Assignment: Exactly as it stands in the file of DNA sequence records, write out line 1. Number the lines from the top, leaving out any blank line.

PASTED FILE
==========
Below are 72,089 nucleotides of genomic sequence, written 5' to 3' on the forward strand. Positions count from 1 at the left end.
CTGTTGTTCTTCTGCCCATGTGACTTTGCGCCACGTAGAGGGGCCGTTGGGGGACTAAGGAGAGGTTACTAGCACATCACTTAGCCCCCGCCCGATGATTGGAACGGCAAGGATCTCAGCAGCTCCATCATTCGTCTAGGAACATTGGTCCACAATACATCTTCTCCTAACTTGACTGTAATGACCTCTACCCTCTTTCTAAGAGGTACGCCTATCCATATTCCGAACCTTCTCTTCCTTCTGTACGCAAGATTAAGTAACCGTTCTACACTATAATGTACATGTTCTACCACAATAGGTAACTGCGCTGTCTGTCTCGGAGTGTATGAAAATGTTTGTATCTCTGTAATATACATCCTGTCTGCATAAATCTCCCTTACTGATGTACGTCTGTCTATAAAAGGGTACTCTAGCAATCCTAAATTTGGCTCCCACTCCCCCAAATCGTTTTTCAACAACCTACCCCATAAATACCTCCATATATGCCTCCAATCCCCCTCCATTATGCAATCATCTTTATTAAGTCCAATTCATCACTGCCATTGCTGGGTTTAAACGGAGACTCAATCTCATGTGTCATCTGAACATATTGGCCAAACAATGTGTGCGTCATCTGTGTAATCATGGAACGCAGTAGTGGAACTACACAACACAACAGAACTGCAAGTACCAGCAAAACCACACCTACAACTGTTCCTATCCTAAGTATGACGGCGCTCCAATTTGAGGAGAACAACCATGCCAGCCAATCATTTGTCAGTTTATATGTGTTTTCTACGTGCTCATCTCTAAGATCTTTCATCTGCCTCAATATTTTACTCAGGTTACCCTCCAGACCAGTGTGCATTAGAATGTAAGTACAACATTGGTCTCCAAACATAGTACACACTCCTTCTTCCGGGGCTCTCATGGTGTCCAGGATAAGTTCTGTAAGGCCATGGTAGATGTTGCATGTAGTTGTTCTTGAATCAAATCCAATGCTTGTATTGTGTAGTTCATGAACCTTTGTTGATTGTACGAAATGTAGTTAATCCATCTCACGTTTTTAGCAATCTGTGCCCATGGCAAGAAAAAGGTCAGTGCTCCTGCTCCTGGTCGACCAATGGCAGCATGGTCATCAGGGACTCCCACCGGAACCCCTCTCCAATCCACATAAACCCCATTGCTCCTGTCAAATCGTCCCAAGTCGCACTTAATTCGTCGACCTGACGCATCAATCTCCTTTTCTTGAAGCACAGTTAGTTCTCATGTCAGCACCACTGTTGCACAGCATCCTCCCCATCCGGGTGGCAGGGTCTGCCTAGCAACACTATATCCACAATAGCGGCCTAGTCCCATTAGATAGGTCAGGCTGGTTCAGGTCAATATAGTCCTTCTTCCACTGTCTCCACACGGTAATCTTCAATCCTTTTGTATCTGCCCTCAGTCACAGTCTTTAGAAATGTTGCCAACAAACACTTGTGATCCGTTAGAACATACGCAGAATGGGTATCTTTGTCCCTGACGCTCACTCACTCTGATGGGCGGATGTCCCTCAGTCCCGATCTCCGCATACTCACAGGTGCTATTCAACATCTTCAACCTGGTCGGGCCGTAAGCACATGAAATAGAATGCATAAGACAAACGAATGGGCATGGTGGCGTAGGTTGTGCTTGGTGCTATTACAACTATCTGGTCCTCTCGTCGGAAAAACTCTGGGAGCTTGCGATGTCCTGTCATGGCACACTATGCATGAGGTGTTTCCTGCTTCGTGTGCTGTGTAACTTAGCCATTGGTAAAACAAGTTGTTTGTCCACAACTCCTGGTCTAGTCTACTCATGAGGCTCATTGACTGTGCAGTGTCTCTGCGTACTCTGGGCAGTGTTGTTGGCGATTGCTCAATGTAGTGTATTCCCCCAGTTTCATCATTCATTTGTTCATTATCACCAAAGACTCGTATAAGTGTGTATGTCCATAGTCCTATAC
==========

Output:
Below are 72,089 nucleotides of genomic sequence, written 5' to 3' on the forward strand. Positions count from 1 at the left end.